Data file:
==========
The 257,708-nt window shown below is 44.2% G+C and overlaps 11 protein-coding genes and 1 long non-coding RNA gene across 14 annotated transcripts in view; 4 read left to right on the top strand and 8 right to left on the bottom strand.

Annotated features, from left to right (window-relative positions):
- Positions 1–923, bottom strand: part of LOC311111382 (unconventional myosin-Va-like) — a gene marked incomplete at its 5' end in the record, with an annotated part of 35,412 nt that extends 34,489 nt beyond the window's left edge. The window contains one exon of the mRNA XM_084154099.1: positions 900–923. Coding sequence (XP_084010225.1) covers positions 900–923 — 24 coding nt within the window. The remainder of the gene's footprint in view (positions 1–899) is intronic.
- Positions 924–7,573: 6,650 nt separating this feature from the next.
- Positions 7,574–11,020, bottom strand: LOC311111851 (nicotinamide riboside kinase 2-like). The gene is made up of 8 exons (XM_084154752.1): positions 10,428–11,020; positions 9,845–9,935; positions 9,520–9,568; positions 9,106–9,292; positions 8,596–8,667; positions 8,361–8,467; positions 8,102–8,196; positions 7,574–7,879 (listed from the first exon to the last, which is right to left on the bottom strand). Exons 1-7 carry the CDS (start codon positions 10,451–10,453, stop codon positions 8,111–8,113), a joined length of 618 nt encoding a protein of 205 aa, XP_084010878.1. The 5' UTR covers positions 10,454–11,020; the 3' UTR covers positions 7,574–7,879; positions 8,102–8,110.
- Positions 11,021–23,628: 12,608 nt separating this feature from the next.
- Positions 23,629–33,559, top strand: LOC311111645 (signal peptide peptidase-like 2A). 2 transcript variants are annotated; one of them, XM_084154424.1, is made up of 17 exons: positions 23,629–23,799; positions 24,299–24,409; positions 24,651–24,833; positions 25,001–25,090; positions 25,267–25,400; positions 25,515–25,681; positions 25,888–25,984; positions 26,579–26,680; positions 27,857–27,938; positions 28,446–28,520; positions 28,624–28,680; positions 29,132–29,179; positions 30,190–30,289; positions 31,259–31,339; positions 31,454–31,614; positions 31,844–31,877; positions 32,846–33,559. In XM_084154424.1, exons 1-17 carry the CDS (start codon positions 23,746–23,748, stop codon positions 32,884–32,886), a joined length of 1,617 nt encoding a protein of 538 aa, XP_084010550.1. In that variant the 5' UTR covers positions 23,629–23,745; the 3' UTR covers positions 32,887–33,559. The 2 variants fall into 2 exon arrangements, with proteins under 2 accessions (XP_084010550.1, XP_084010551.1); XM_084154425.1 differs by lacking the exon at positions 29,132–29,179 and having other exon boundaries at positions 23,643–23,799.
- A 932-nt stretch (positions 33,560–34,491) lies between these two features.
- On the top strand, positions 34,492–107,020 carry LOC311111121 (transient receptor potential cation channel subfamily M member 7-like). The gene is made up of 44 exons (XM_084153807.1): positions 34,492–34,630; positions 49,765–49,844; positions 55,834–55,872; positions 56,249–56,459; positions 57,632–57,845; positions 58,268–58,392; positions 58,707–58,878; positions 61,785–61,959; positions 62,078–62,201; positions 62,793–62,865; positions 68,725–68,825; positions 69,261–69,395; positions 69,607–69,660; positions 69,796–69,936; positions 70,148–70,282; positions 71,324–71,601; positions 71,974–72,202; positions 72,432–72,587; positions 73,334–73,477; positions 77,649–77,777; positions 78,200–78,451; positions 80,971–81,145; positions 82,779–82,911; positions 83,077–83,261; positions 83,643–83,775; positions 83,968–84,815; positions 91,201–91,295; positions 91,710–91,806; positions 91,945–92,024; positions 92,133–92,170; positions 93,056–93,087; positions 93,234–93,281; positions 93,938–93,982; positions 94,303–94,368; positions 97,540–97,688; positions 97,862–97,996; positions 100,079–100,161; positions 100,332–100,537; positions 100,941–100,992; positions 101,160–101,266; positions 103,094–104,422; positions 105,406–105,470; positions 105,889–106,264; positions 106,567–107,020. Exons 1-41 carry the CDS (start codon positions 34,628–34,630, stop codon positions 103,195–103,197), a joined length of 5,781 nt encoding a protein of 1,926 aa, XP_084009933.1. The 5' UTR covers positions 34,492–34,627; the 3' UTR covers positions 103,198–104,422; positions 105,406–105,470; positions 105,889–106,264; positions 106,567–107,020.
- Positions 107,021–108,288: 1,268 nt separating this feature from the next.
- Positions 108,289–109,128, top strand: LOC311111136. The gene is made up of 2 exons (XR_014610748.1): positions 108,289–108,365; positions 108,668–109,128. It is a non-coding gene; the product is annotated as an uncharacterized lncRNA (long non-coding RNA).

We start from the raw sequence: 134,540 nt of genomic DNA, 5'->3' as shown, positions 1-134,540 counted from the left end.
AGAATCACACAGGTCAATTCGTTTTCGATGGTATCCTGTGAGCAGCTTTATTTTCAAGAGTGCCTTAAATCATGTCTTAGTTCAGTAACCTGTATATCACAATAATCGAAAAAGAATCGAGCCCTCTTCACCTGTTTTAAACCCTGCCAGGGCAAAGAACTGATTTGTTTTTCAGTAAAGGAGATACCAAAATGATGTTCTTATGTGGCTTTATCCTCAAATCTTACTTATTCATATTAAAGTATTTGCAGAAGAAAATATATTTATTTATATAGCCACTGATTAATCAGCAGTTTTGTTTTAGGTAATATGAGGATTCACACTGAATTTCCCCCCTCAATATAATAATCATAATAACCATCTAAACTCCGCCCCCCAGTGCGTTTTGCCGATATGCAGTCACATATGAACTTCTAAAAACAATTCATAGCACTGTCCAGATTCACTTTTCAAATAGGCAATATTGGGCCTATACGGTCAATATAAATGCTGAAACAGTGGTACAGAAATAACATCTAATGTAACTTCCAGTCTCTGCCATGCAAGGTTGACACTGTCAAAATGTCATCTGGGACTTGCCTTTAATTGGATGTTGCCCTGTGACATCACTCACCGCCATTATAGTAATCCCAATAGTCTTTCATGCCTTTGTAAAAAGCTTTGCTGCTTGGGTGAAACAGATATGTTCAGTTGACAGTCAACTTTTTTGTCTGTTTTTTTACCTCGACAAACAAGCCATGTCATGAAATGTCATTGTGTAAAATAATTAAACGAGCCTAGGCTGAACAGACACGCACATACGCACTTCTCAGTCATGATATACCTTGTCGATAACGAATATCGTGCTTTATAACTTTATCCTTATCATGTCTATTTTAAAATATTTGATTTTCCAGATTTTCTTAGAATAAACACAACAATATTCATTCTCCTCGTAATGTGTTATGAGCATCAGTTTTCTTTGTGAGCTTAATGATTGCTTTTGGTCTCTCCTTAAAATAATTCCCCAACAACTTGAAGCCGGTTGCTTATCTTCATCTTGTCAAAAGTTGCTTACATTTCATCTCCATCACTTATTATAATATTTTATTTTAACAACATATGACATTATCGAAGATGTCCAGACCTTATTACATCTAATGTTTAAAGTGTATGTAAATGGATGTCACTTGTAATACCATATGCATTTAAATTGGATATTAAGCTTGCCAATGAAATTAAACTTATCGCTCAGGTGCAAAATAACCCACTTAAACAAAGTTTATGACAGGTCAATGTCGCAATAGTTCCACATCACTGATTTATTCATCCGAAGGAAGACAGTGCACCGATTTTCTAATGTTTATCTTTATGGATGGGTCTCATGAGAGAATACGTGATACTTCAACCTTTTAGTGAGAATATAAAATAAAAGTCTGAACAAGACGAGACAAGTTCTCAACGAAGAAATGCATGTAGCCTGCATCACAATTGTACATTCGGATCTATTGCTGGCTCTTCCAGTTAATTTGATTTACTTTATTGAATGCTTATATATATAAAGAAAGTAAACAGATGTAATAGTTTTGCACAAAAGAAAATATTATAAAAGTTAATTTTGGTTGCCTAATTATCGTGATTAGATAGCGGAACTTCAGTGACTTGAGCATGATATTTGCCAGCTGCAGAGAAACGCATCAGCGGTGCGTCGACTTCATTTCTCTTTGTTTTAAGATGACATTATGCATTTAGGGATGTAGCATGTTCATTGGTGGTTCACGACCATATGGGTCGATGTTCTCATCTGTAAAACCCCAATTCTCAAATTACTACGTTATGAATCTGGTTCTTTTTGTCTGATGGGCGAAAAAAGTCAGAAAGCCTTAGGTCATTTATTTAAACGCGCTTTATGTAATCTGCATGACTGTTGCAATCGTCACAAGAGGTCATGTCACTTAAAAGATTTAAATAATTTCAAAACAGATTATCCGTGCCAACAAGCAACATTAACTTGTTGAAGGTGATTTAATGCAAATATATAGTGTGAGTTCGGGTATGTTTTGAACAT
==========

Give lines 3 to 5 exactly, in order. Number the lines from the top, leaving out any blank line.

- Positions 1–923, bottom strand: part of LOC311111382 (unconventional myosin-Va-like) — a gene marked incomplete at its 5' end in the record, with an annotated part of 35,412 nt that extends 34,489 nt beyond the window's left edge. The window contains one exon of the mRNA XM_084154099.1: positions 900–923. Coding sequence (XP_084010225.1) covers positions 900–923 — 24 coding nt within the window. The remainder of the gene's footprint in view (positions 1–899) is intronic.
- Positions 924–7,573: 6,650 nt separating this feature from the next.
- Positions 7,574–11,020, bottom strand: LOC311111851 (nicotinamide riboside kinase 2-like). The gene is made up of 8 exons (XM_084154752.1): positions 10,428–11,020; positions 9,845–9,935; positions 9,520–9,568; positions 9,106–9,292; positions 8,596–8,667; positions 8,361–8,467; positions 8,102–8,196; positions 7,574–7,879 (listed from the first exon to the last, which is right to left on the bottom strand). Exons 1-7 carry the CDS (start codon positions 10,451–10,453, stop codon positions 8,111–8,113), a joined length of 618 nt encoding a protein of 205 aa, XP_084010878.1. The 5' UTR covers positions 10,454–11,020; the 3' UTR covers positions 7,574–7,879; positions 8,102–8,110.